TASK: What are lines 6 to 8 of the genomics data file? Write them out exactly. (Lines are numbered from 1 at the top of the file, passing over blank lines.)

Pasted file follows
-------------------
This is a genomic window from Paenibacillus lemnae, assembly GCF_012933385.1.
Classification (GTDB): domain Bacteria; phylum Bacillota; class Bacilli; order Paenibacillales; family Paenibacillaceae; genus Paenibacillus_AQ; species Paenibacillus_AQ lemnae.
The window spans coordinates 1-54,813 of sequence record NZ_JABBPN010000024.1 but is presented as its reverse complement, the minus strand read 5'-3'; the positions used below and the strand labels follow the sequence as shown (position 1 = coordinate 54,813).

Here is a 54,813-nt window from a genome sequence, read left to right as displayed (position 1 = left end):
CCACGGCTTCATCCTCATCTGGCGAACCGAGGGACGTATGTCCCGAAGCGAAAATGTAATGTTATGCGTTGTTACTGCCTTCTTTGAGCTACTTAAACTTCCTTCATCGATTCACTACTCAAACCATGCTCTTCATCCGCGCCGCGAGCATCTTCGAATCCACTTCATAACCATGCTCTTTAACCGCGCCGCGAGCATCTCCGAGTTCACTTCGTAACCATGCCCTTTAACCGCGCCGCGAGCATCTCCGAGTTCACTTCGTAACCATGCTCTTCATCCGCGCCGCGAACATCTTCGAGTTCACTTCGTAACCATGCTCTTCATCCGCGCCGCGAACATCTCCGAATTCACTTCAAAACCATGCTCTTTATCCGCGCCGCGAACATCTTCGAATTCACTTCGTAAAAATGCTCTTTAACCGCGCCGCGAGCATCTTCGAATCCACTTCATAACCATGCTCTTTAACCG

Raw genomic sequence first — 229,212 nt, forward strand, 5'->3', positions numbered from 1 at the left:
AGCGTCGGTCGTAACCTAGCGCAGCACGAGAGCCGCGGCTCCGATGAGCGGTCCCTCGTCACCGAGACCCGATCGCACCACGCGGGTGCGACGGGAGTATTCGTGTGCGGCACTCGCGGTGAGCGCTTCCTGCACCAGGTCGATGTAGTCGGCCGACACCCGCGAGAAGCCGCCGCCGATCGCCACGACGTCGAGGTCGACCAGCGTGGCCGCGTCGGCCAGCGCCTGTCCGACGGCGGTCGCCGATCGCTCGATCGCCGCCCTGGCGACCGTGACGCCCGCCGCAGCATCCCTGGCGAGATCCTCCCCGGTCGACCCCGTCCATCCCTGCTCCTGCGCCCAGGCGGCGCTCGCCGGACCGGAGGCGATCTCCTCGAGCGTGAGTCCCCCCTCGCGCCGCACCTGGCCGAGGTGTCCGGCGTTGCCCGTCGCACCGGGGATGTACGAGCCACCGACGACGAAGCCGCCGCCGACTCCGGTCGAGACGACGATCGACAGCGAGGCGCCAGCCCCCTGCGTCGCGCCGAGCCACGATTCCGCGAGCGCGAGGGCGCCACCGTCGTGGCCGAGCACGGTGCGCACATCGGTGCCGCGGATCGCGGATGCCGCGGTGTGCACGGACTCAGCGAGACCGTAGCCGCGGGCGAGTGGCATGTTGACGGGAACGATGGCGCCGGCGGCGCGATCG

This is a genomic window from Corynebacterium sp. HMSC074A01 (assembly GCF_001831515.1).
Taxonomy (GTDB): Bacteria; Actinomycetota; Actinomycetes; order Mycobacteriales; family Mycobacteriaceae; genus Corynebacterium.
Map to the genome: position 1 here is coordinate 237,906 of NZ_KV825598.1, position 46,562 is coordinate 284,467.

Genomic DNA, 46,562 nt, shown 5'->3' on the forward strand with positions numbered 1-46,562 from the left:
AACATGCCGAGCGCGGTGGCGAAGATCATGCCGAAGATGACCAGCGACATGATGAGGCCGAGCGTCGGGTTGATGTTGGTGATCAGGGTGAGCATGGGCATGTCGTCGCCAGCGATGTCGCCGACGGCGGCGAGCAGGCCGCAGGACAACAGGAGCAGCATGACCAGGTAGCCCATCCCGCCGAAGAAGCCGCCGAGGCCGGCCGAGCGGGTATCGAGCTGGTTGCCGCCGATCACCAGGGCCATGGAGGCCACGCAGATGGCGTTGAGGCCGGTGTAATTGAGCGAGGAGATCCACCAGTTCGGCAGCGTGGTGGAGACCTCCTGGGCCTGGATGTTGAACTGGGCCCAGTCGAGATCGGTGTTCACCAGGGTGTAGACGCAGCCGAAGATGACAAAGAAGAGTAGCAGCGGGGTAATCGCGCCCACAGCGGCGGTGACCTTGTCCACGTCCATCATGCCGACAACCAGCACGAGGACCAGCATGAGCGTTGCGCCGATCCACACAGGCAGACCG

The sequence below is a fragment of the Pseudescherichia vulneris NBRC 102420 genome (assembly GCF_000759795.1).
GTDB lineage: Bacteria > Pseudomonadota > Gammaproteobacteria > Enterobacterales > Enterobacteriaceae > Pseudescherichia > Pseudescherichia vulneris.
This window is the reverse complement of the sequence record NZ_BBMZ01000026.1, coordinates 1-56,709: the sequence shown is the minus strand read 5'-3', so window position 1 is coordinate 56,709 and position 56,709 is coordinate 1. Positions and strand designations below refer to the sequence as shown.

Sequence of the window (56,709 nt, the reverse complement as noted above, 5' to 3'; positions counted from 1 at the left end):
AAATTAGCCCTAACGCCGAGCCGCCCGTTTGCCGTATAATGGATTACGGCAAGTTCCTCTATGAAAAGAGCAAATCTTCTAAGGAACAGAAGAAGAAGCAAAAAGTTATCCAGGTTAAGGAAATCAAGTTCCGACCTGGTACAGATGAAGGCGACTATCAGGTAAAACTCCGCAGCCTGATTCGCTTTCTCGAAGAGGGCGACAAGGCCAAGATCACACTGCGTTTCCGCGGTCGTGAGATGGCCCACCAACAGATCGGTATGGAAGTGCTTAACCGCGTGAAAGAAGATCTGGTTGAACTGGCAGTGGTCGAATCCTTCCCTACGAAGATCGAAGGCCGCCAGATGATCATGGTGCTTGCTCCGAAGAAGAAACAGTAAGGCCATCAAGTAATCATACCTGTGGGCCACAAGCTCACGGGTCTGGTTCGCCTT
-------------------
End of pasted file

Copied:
Raw genomic sequence first — 229,212 nt, forward strand, 5'->3', positions numbered from 1 at the left:
AGCGTCGGTCGTAACCTAGCGCAGCACGAGAGCCGCGGCTCCGATGAGCGGTCCCTCGTCACCGAGACCCGATCGCACCACGCGGGTGCGACGGGAGTATTCGTGTGCGGCACTCGCGGTGAGCGCTTCCTGCACCAGGTCGATGTAGTCGGCCGACACCCGCGAGAAGCCGCCGCCGATCGCCACGACGTCGAGGTCGACCAGCGTGGCCGCGTCGGCCAGCGCCTGTCCGACGGCGGTCGCCGATCGCTCGATCGCCGCCCTGGCGACCGTGACGCCCGCCGCAGCATCCCTGGCGAGATCCTCCCCGGTCGACCCCGTCCATCCCTGCTCCTGCGCCCAGGCGGCGCTCGCCGGACCGGAGGCGATCTCCTCGAGCGTGAGTCCCCCCTCGCGCCGCACCTGGCCGAGGTGTCCGGCGTTGCCCGTCGCACCGGGGATGTACGAGCCACCGACGACGAAGCCGCCGCCGACTCCGGTCGAGACGACGATCGACAGCGAGGCGCCAGCCCCCTGCGTCGCGCCGAGCCACGATTCCGCGAGCGCGAGGGCGCCACCGTCGTGGCCGAGCACGGTGCGCACATCGGTGCCGCGGATCGCGGATGCCGCGGTGTGCACGGACTCAGCGAGACCGTAGCCGCGGGCGAGTGGCATGTTGACGGGAACGATGGCGCCGGCGGCGCGATCG

This is a genomic window from Corynebacterium sp. HMSC074A01 (assembly GCF_001831515.1).